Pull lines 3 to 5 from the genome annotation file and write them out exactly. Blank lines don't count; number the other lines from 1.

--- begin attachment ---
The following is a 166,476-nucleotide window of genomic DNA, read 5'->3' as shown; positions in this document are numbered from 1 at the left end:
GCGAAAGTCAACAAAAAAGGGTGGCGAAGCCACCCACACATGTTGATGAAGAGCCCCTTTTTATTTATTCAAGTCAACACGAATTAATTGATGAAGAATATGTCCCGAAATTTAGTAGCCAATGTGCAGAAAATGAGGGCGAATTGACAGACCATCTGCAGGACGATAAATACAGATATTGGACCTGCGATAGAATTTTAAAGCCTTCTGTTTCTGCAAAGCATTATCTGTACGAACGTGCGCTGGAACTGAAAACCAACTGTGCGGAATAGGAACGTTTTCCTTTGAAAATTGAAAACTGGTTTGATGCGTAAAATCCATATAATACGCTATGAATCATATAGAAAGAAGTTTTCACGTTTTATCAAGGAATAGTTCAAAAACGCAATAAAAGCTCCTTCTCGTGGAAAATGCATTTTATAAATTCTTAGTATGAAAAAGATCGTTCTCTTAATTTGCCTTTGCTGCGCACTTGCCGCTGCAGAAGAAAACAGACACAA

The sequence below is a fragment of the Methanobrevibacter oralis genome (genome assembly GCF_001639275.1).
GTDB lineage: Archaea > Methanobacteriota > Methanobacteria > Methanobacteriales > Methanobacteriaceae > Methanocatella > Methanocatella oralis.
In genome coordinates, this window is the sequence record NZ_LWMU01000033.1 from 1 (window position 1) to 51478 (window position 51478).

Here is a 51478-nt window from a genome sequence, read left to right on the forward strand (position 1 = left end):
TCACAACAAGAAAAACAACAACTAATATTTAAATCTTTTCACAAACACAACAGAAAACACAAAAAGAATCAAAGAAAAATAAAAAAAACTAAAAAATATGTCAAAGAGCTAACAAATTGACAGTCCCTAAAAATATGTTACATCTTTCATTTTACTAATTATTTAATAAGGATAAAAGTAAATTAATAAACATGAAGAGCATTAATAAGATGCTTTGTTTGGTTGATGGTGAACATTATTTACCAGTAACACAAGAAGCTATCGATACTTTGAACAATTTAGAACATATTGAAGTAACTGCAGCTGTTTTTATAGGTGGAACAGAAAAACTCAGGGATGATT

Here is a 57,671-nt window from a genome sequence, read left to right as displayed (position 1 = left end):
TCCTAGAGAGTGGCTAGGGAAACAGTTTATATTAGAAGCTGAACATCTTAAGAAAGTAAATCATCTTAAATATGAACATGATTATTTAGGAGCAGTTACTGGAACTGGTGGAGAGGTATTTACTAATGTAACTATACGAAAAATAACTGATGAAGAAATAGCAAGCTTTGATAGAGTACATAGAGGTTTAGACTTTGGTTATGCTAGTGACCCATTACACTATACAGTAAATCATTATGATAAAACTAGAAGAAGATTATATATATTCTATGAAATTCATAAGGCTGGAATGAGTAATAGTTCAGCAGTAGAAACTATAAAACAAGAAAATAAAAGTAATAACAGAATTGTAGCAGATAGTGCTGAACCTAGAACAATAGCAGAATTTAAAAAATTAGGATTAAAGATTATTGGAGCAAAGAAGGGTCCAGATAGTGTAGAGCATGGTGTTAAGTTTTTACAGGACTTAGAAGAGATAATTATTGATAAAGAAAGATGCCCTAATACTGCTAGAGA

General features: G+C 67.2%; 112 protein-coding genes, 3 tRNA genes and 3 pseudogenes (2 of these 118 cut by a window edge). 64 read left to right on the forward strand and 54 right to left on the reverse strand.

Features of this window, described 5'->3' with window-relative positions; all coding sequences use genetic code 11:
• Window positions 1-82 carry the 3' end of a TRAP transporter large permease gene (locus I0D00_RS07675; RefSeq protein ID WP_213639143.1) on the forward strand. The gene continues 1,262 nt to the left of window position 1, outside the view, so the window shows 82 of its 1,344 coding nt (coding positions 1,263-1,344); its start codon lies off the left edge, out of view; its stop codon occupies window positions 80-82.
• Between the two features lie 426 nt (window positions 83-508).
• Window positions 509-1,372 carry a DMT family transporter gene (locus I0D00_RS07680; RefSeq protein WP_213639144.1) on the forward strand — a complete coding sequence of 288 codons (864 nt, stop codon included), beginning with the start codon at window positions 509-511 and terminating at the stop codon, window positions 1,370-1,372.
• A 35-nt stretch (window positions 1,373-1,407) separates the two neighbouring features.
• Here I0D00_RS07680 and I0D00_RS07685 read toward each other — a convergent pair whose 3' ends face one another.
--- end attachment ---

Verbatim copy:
The sequence below is a fragment of the Methanobrevibacter oralis genome (genome assembly GCF_001639275.1).
GTDB lineage: Archaea > Methanobacteriota > Methanobacteria > Methanobacteriales > Methanobacteriaceae > Methanocatella > Methanocatella oralis.
In genome coordinates, this window is the sequence record NZ_LWMU01000033.1 from 1 (window position 1) to 51478 (window position 51478).